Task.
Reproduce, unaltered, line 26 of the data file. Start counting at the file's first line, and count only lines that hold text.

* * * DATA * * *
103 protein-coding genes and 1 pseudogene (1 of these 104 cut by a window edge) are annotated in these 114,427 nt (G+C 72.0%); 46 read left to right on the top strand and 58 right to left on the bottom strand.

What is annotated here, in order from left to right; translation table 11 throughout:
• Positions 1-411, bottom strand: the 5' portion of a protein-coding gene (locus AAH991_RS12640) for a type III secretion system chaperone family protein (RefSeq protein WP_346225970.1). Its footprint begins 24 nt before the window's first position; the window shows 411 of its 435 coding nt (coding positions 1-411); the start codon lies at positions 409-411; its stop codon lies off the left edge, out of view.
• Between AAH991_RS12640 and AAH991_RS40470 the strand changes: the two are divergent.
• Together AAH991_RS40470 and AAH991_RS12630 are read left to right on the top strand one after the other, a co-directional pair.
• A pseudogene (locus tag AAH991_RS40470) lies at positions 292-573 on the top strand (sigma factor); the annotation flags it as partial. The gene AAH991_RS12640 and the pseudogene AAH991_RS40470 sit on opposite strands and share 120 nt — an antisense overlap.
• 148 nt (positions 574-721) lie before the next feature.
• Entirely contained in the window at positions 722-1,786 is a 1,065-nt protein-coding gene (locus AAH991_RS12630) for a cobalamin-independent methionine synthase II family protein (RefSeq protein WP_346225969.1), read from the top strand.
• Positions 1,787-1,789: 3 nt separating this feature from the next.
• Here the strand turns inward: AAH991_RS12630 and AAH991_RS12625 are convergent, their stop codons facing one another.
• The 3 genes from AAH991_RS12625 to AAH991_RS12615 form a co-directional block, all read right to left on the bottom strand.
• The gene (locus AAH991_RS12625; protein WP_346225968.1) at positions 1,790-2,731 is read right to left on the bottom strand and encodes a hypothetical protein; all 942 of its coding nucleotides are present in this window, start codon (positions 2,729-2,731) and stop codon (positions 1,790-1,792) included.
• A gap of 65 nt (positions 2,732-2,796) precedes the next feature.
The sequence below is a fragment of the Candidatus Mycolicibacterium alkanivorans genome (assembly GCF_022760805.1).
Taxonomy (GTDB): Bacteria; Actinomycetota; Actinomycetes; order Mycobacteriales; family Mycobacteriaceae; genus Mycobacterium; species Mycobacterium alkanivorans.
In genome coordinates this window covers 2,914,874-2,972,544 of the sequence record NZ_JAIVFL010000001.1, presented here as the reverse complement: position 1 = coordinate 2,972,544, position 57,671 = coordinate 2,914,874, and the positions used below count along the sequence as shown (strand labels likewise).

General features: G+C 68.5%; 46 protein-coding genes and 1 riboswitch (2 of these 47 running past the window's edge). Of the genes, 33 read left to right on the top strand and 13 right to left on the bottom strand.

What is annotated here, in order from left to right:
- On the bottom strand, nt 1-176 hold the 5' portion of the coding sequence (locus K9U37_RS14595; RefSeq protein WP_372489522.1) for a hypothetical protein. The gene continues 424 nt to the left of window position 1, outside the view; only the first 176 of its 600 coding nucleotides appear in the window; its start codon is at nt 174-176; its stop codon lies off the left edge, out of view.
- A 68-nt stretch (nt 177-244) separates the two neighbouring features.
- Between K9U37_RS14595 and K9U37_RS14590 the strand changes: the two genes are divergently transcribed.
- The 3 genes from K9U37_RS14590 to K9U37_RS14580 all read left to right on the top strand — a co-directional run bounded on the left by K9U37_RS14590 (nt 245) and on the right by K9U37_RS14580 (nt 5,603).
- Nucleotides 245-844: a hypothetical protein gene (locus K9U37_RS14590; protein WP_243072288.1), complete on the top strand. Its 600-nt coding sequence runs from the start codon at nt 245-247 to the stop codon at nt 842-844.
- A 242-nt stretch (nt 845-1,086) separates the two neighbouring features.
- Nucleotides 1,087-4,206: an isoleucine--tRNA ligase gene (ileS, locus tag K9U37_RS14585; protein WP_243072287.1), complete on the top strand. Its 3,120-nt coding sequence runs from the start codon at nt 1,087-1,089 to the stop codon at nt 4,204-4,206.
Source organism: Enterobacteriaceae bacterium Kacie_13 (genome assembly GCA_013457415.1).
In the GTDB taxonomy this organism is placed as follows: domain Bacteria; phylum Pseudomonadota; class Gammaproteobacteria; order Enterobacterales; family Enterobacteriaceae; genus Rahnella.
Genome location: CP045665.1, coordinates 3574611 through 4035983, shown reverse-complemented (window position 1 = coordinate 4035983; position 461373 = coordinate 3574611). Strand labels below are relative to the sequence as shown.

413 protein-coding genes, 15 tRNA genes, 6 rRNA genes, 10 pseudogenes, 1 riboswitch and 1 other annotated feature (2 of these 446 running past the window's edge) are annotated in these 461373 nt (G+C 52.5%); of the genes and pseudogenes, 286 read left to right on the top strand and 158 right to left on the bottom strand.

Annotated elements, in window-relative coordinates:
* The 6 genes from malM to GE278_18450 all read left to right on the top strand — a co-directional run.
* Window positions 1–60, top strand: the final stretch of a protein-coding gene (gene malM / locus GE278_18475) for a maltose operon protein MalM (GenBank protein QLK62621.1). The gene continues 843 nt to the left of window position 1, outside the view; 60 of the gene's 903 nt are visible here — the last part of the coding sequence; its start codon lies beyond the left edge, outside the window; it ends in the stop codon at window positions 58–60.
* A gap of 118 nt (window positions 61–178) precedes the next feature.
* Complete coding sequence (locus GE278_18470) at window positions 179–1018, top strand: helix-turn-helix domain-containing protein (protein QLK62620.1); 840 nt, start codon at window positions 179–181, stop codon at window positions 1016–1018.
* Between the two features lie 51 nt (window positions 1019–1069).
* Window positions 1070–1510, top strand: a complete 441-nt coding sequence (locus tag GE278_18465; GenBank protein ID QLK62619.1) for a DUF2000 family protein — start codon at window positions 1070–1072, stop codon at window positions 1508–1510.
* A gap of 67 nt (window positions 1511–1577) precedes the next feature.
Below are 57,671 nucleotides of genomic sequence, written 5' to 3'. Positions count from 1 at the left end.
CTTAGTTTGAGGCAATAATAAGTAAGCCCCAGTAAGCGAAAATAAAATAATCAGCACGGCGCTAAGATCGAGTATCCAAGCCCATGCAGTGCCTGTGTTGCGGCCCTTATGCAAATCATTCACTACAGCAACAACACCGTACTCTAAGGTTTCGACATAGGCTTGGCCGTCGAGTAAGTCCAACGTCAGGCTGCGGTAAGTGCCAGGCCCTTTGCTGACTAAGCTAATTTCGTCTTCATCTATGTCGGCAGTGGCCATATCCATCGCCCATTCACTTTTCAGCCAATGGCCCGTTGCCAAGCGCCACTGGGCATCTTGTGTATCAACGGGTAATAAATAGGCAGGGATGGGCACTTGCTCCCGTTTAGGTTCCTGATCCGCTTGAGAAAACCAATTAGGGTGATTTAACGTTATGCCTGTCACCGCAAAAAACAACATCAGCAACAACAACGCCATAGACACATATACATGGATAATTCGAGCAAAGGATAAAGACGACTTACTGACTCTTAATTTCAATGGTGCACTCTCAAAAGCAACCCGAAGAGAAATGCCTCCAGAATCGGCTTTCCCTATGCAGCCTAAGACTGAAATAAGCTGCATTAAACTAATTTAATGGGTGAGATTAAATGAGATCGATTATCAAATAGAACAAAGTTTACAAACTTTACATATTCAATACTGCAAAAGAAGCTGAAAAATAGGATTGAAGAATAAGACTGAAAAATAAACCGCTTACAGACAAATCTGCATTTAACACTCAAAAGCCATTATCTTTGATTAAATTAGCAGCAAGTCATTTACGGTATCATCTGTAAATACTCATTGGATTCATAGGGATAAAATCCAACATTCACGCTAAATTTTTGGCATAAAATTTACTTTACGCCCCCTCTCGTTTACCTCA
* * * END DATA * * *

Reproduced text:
Source organism: Enterobacteriaceae bacterium Kacie_13 (genome assembly GCA_013457415.1).